I went to Burning Man Festival in 2014

I arrive at San Francisco airport around midday. Despite an overnight flight from Ireland on which I barely slept, I’m feeling fresh and awake. Must be the excitement – it’s my first time in California.

I clear customs and then head towards the car rental office to collect our vehicle. We’ve booked a Chrysler ‘Town and Country’ minivan to be our home for the next week as we attend Burning Man. I’m a bit apprehensive, having never driven in America before. The car itself is cheap but additional GPS is $100 extra – a luxury I decide not to take. Stupidly, I also decide not to buy a local sim card.

As I drive out of the airport I realize I have no way of navigating. All I have is the address of the house in San Francisco where I need to meet the others. Fortunately, my sense of direction is spectacular as always and after a few hours and multiple stops to ask for directions, I eventually find it.

Bicycle Mission

After introductions and coffee, we all pile into the car and head out to get supplies for Burning Man. The only large Walmart is on the other side of the river in Oakland so we drive off there. We have ordered the majority of our campsite equipment online so all we really need are a few supplies and, of course, bicycles. Now, if you’ve ever been to Burning Man you will know that it has a fair amount of bicycles – pretty much the whole supply of California. We didn’t know this, so all that’s left when we get to the Oakland Walmart are three children’s BMX’s.

What can we do? We need bikes. So we buy them up anyway, grab some torches, batteries, cooking gear and other crap and head back. Naturally, we get completely lost on the way back, drive over the Golden Gate bridge twice, go through some tunnel, end up on an island and eventually get home late that night.


I wake up and somebody is rocking my bed. Am I drunk? Where am I?

“Stop it”, I protest, groggily.

“Earthquake!” somebody shouts.

It’s dark and the room is moving but I can just make out the figure of a person as they run to stand under a door frame. I want to move but before I can react, it’s over.

“What happened?”, I ask.

“Nevermind”, someone says. “It was just a minor earthquake.”

We go back to sleep.

Road Trip

I wake up and look around. The room has not collapsed.

“I had the weirdest dream.”, I say. “There was an earthquake.”

“Oh no, that really happened.”, a friend replies.

Apparently, nobody else is fazed. Welcome to California.

We pack the car, pile in and head off for our first ever visit to Black Rock City, Nevada

On route, we stop at another Walmart and buy a ridiculous amount of water. For some reason, the girls think we need five liters per person per day. I know there is no possible way we’ll drink even half of it but I don’t bother arguing.  I buy whiskey.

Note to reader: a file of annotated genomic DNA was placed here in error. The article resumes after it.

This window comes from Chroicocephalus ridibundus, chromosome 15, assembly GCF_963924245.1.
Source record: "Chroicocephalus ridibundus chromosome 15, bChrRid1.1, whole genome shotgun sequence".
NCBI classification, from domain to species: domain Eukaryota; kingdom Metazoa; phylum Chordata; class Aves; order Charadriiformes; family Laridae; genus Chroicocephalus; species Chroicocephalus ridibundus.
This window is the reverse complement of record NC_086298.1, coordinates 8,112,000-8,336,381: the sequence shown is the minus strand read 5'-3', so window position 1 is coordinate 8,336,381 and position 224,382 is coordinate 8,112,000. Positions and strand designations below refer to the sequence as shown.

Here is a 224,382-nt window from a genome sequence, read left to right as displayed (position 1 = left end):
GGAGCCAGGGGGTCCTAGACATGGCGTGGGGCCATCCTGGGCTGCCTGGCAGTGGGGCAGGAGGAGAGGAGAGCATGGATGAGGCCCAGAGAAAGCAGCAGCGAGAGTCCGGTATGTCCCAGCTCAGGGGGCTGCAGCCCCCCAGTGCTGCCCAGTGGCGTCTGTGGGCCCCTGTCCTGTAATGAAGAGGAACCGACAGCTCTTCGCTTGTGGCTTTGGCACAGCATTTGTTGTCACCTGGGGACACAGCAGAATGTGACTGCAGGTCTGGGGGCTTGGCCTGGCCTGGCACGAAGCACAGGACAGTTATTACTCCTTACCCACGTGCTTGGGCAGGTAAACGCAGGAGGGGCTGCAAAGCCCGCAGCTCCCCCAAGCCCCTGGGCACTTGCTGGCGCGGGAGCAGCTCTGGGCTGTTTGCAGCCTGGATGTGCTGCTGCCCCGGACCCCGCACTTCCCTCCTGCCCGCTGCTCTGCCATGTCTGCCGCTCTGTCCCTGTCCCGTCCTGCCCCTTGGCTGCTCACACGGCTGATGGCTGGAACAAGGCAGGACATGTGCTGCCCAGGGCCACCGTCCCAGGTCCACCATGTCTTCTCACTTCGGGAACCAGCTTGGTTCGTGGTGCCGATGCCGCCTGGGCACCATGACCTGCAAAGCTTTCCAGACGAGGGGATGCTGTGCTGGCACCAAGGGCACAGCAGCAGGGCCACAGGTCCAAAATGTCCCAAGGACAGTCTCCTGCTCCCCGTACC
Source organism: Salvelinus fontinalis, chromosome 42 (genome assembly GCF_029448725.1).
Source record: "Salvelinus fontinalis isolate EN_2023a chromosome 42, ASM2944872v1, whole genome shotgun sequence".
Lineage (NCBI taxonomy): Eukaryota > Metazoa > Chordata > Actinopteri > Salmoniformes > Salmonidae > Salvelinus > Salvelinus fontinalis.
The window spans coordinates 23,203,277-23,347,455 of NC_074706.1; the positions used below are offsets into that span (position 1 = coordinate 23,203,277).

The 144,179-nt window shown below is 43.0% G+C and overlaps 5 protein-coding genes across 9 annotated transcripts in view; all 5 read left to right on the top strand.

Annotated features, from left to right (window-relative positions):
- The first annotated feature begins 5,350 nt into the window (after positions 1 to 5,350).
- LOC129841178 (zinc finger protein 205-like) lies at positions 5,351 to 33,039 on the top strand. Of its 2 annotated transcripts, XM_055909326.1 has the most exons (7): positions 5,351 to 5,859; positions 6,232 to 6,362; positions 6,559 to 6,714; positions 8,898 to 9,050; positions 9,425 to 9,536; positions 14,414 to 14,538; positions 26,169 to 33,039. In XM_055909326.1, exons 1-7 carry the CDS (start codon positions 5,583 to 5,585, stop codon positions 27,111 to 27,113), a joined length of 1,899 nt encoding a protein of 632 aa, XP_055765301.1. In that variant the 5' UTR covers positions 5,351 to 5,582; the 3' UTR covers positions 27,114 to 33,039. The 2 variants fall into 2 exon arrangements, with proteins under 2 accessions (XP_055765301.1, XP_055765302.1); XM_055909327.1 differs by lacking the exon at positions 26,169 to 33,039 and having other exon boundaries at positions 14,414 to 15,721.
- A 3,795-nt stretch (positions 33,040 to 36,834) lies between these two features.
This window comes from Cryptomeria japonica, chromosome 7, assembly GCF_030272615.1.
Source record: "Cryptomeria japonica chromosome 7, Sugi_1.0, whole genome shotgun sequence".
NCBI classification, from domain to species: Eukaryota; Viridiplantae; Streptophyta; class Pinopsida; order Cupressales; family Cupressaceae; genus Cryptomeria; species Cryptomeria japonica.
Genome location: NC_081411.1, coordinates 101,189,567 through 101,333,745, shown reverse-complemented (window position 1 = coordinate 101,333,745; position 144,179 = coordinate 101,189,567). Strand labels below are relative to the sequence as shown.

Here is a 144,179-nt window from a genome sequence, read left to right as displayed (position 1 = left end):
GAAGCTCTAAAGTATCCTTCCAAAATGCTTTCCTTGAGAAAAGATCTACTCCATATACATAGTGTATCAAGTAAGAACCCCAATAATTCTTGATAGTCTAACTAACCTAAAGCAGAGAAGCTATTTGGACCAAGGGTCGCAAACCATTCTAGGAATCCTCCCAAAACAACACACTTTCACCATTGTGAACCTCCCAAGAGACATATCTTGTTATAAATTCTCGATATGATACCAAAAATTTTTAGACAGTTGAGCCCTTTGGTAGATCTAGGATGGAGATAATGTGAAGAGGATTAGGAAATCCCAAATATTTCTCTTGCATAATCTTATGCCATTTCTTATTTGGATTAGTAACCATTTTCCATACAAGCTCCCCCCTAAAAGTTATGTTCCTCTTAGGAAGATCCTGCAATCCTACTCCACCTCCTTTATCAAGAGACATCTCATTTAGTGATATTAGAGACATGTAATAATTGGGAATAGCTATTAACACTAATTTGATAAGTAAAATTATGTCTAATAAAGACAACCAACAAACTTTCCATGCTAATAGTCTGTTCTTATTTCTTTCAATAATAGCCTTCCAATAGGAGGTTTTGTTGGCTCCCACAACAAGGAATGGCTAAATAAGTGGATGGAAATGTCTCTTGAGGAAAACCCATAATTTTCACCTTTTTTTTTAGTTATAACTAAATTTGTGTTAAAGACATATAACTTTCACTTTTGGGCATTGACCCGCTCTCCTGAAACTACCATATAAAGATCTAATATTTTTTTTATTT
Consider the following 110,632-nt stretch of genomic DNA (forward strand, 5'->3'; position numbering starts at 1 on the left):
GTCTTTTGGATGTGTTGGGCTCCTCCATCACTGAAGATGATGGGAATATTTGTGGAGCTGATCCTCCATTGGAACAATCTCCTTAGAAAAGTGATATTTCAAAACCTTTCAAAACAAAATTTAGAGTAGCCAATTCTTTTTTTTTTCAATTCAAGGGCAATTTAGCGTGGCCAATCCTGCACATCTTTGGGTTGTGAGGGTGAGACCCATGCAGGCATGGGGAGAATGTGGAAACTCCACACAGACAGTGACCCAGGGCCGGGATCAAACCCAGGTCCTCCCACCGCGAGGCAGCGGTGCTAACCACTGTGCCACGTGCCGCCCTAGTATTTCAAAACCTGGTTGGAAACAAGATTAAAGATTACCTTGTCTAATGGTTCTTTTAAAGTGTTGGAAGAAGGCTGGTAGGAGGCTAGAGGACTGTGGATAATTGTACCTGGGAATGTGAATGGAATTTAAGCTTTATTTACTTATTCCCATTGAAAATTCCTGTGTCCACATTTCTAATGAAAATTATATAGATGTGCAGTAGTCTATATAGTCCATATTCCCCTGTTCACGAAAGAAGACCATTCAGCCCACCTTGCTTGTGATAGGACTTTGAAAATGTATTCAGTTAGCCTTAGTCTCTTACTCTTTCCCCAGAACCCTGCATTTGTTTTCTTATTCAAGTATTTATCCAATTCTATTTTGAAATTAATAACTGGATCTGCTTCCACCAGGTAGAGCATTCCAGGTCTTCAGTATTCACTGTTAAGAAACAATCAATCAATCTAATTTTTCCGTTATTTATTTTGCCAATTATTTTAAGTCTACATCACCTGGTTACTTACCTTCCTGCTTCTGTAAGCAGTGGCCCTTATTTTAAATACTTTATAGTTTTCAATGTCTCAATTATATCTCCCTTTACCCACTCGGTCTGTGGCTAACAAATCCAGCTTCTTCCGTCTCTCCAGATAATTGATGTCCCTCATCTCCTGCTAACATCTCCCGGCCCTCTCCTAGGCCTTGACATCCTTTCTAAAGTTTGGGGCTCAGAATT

Unfortunately, it means we need to strap the bicycles to the back since the car is now 50% water.

The drive is beautiful and we listen to some ridiculous Jamaican gabba-core and stop for $1 tacos at Del Taco in Reno. On arrival, there is a huge queue of cars – as expected. After a few fun hours chilling out in the car, listening to music and moving a meter per hour, disaster strikes.

It starts to rain.

Desert Driveway

The problem with rain in a hard, parched desert is that the ground soaks it up and turns to thick, solid mud. Driving is impossible. The gate staff walk around between the endless lines of cars and campervans, breaking the news to those waiting in line: we won’t be moving anywhere soon. It’s getting dark and the rain doesn’t look to be letting up, so we put the seats down and settle in for the night.

Morning brings clear skies and sun but our renewed hope is quickly quashed – until the ground dries completely we can’t move. Fortunately, we’re surrounded by a veritable gaggle of party-hungry ‘burners and it doesn’t take long for things to kick off. Behind us, a campervan sets up a sound system and initiates a dancefloor while our neighbor to the left lights up a barbeque and starts cooking some wagyu beef burgers. We dance, drink, smoke and play boomerang until eventually, towards evening, we can finally move.

Once inside we head straight for a friend-of-a-friends campsite. We haven’t actually booked into an official camp but they’ve kindly offered to let us park off in the space behind them. We set up the campsite as best we can and explore our surroundings. Despite it being our first night, nobody is too keen to party. I guess it’s been a long day. After a few drinks in a nearby wooden tower-like structure, we head to bed early.